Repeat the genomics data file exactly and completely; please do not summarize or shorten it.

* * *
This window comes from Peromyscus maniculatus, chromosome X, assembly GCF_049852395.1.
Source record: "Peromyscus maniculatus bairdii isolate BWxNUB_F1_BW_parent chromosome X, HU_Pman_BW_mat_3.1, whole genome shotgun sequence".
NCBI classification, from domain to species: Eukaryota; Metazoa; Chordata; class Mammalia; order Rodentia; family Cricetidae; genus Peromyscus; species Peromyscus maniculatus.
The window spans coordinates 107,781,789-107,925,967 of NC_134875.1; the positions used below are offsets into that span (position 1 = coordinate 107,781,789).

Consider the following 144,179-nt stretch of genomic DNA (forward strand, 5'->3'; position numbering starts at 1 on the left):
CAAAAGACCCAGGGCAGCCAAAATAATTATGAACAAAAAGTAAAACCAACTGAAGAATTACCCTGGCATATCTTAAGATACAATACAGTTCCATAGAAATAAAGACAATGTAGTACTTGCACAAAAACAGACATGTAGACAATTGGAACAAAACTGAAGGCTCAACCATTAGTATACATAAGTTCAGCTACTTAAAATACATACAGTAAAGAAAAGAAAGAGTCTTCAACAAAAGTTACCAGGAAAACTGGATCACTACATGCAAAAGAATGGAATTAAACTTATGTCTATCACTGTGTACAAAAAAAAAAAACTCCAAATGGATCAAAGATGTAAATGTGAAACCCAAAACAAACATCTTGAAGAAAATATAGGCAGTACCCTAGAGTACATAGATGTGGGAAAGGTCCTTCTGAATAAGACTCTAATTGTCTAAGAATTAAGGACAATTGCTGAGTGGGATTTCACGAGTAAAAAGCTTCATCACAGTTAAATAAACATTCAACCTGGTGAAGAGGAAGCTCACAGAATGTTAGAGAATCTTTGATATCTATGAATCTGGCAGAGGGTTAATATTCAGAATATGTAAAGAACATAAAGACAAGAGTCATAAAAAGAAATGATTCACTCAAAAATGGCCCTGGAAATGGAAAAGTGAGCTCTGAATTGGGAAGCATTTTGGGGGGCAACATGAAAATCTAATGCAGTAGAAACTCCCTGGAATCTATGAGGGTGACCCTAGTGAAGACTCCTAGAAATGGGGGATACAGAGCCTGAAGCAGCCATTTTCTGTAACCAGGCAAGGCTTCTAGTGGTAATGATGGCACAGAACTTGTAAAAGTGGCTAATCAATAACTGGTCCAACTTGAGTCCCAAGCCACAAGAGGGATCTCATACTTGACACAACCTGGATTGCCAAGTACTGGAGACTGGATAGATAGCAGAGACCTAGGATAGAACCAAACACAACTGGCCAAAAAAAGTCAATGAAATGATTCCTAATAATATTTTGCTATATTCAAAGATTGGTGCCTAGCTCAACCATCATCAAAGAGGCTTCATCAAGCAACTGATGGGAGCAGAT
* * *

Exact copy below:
This window comes from Peromyscus maniculatus, chromosome X, assembly GCF_049852395.1.
Source record: "Peromyscus maniculatus bairdii isolate BWxNUB_F1_BW_parent chromosome X, HU_Pman_BW_mat_3.1, whole genome shotgun sequence".
NCBI classification, from domain to species: Eukaryota; Metazoa; Chordata; class Mammalia; order Rodentia; family Cricetidae; genus Peromyscus; species Peromyscus maniculatus.
The window spans coordinates 107,781,789-107,925,967 of NC_134875.1; the positions used below are offsets into that span (position 1 = coordinate 107,781,789).

Consider the following 144,179-nt stretch of genomic DNA (forward strand, 5'->3'; position numbering starts at 1 on the left):
CAAAAGACCCAGGGCAGCCAAAATAATTATGAACAAAAAGTAAAACCAACTGAAGAATTACCCTGGCATATCTTAAGATACAATACAGTTCCATAGAAATAAAGACAATGTAGTACTTGCACAAAAACAGACATGTAGACAATTGGAACAAAACTGAAGGCTCAACCATTAGTATACATAAGTTCAGCTACTTAAAATACATACAGTAAAGAAAAGAAAGAGTCTTCAACAAAAGTTACCAGGAAAACTGGATCACTACATGCAAAAGAATGGAATTAAACTTATGTCTATCACTGTGTACAAAAAAAAAAAACTCCAAATGGATCAAAGATGTAAATGTGAAACCCAAAACAAACATCTTGAAGAAAATATAGGCAGTACCCTAGAGTACATAGATGTGGGAAAGGTCCTTCTGAATAAGACTCTAATTGTCTAAGAATTAAGGACAATTGCTGAGTGGGATTTCACGAGTAAAAAGCTTCATCACAGTTAAATAAACATTCAACCTGGTGAAGAGGAAGCTCACAGAATGTTAGAGAATCTTTGATATCTATGAATCTGGCAGAGGGTTAATATTCAGAATATGTAAAGAACATAAAGACAAGAGTCATAAAAAGAAATGATTCACTCAAAAATGGCCCTGGAAATGGAAAAGTGAGCTCTGAATTGGGAAGCATTTTGGGGGGCAACATGAAAATCTAATGCAGTAGAAACTCCCTGGAATCTATGAGGGTGACCCTAGTGAAGACTCCTAGAAATGGGGGATACAGAGCCTGAAGCAGCCATTTTCTGTAACCAGGCAAGGCTTCTAGTGGTAATGATGGCACAGAACTTGTAAAAGTGGCTAATCAATAACTGGTCCAACTTGAGTCCCAAGCCACAAGAGGGATCTCATACTTGACACAACCTGGATTGCCAAGTACTGGAGACTGGATAGATAGCAGAGACCTAGGATAGAACCAAACACAACTGGCCAAAAAAAGTCAATGAAATGATTCCTAATAATATTTTGCTATATTCAAAGATTGGTGCCTAGCTCAACCATCATCAAAGAGGCTTCATCAAGCAACTGATGGGAGCAGAT